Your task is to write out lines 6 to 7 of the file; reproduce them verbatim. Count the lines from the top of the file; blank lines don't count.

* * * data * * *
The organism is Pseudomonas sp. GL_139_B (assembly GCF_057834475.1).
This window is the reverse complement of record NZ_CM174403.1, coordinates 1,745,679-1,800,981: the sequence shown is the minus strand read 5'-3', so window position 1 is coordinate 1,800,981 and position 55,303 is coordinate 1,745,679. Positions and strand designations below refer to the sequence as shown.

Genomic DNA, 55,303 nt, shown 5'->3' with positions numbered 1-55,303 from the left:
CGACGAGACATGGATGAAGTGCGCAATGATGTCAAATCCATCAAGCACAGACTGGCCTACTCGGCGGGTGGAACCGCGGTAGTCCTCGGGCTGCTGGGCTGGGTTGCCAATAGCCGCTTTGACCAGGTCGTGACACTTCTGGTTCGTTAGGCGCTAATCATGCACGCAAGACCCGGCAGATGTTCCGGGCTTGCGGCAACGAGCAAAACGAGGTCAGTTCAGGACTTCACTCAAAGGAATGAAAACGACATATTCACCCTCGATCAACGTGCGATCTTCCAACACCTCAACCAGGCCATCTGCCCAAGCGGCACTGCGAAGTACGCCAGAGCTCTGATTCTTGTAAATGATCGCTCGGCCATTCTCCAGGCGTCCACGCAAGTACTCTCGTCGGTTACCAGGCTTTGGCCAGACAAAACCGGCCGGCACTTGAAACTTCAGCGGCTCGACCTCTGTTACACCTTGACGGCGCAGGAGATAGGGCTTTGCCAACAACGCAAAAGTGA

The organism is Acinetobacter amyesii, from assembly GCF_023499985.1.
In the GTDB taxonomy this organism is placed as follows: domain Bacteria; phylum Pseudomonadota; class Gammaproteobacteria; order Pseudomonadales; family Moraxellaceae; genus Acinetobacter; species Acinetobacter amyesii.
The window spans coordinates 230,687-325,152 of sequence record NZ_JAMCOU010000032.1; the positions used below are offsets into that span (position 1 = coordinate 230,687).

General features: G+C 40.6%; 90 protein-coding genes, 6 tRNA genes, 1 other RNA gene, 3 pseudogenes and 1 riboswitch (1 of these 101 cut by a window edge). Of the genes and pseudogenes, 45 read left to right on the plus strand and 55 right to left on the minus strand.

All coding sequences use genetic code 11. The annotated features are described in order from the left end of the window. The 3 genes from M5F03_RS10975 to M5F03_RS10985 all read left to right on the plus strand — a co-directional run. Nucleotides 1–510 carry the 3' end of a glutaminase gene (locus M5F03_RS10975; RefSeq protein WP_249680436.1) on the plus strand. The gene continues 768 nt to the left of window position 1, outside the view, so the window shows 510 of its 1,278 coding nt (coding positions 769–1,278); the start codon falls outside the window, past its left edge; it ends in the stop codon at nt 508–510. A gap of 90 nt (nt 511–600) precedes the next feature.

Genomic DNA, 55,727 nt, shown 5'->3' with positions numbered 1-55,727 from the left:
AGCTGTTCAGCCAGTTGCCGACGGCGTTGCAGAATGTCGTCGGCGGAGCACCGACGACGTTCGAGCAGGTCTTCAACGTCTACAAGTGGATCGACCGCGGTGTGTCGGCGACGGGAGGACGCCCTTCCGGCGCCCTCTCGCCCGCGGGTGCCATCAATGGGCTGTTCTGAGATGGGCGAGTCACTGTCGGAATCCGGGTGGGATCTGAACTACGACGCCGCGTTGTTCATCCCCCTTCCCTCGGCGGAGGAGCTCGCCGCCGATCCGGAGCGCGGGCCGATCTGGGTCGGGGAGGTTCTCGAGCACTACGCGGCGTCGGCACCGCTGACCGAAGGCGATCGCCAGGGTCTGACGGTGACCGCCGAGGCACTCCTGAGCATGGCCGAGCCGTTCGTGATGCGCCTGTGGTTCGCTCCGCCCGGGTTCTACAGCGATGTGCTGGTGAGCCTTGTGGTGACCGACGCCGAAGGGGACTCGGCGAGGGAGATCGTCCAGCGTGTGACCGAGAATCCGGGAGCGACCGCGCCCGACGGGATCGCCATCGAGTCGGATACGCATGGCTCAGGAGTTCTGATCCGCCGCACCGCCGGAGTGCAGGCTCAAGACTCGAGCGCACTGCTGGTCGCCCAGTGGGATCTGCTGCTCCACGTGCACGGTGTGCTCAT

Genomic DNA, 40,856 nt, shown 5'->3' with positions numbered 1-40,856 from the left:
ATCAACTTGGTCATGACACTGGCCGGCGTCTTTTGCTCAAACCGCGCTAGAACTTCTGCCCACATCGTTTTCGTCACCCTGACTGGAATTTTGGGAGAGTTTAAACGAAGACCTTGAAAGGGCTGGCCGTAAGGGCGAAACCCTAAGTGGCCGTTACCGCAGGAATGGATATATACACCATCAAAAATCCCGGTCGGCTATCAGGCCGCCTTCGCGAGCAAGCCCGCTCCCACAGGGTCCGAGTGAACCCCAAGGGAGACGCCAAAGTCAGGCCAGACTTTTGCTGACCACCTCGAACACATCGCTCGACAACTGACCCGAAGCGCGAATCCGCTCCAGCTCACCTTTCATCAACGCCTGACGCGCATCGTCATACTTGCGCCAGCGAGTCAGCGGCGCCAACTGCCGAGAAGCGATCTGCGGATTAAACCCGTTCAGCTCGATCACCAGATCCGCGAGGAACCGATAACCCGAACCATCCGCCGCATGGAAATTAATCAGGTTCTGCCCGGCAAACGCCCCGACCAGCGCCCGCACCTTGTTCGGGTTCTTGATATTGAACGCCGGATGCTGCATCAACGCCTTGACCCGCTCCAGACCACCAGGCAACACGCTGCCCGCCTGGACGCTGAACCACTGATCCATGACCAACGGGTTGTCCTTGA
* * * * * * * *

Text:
In the GTDB taxonomy this organism is placed as follows: domain Bacteria; phylum Pseudomonadota; class Gammaproteobacteria; order Pseudomonadales; family Moraxellaceae; genus Acinetobacter; species Acinetobacter amyesii.
The window spans coordinates 230,687-325,152 of sequence record NZ_JAMCOU010000032.1; the positions used below are offsets into that span (position 1 = coordinate 230,687).